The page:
The RTI movement now has national stature. How did MKSS garner such widespread support for its campaign?
AR: At the Beawar dharna, when 400 organizations signed in support, there was a growing understanding that this was a huge struggle and that many kinds of people and skills needed to come together.
Fortunately, participation by eminent media and academic personalities like Harsh Mander, Nikhil Chakravarthy, Kuldip Nayyar, and Prabhash Joshi gave the campaign an august stature and strength, as did the presence of activists like Swami Agnivesh and Medha Patkar. But it was Chakravarthy who made us recognize the campaign’s potential as a second war of independence. Thus, the National Campaign for People's Right to Information was born and Press Council of India's backing gave it national stature.
What are the highlights or shortcomings of the new Freedom of Information bill recently passed by the Indian Parliament?
ND: It suffers from certain inherent defects since it lays down no penalty for a civil servant guilty of refusing or delaying the requisite information. It’s rendered toothless in the absence of an independent appellate authority, especially as it conflicts with the Official Secrets Act and is excluded from the courts' jurisdiction. Moreover, its non-applicability on the private sector is grossly unfair since that too involves public interest and money.
Dilution is visible in the name itself, which has been changed from Right to Information Act to Freedom of Information Act. Nevertheless, it's a beginning.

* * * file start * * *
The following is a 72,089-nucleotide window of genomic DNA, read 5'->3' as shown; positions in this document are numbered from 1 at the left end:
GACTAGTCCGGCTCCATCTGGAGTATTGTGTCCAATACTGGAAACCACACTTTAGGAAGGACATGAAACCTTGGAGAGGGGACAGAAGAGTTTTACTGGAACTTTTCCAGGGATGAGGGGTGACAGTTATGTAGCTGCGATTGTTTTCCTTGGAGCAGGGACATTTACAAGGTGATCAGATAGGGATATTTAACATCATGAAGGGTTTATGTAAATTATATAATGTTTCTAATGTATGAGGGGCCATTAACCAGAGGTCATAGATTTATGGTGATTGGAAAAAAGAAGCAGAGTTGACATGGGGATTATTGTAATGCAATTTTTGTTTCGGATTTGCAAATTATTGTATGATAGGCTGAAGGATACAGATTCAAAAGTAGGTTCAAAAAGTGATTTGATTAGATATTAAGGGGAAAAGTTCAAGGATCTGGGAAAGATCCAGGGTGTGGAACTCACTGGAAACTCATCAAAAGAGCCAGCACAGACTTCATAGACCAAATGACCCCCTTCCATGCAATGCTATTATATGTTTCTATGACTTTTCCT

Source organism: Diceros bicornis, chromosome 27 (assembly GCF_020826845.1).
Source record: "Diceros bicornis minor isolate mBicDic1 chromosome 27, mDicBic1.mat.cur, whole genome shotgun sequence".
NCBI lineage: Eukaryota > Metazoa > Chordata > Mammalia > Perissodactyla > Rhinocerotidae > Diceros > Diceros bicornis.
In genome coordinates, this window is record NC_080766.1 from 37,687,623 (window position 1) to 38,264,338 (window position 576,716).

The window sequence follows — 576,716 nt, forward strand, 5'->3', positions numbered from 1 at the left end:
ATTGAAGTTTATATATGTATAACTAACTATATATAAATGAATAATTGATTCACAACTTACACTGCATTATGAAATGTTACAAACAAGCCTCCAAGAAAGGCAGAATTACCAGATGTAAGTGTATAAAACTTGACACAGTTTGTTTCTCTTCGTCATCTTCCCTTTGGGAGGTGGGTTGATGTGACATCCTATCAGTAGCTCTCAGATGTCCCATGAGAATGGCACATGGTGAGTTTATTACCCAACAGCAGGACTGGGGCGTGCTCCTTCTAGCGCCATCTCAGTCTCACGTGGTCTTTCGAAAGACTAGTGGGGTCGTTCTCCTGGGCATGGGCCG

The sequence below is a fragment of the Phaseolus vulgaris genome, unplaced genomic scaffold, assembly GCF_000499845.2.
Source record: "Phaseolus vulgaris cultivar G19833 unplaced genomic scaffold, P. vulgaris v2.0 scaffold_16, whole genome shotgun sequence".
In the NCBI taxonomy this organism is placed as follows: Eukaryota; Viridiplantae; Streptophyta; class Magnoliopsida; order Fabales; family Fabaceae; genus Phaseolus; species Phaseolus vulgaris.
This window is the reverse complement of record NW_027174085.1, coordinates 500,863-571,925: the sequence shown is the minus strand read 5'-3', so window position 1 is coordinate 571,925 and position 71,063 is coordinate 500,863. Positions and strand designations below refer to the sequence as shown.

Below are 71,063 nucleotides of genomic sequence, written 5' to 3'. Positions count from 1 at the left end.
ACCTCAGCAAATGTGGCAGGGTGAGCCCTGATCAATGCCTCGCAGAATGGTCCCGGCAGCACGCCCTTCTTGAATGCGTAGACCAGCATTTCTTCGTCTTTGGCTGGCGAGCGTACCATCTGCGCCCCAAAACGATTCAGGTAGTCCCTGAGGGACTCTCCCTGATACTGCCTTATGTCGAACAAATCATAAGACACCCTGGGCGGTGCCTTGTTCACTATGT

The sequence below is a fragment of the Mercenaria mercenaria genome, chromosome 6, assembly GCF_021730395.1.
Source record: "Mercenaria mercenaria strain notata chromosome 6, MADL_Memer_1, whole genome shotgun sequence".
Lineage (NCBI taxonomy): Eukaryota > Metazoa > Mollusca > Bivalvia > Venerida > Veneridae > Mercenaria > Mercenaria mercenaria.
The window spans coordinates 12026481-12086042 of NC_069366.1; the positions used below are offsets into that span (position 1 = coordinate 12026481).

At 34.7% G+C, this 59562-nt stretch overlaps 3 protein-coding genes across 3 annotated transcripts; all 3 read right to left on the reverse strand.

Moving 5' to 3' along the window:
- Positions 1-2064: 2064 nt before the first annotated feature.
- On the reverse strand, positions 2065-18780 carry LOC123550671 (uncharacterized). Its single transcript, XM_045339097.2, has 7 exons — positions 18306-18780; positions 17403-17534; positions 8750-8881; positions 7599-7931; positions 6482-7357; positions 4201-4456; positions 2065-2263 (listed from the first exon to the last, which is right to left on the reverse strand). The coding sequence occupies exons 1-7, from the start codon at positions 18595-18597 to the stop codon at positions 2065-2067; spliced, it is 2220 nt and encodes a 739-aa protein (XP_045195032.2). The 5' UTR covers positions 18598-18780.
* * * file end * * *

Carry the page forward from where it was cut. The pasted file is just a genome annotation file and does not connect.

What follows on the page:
Would you recommend penal provisions within the statute?
ND: Of course. Without punishment, it has no deterrent for cunning officials who might obfuscate and confuse matters like true bureaucrats.
Has any government passed an RTI Act that you would hold up as a model?
AR: That's a difficult question to answer because I have not seen all the laws. Within India, the state RTI Acts of Goa, Delhi, and Maharashtra are reasonably good, but they all leave out the private sector completely. The Press Council Draft, which was discussed and drafted by more than 250 eminent minds, was unfortunately not accepted in its entirety anywhere in India.
ND: The South African constitution guarantees the right to information wherever it is needed to fulfill another constitutional right, and its RTI Act is the best because it applies to both public and private institutions. Moreover, it has a "whistle blower protection" that protects citizens from harassment if they disclose wrongdoing.
What safeguards are necessary for transparent governance to be ensured?
AR: To ensure transparent governance, people must take interest in government functioning by exercising the right to know about decisions taken on their behalf. It's absolutely necessary that citizens insist on implementation as well as non-implementation of laws in public institutions. Intelligent people must recognize and publicize the potential and use of this law as an enabling right for all other constitutional rights.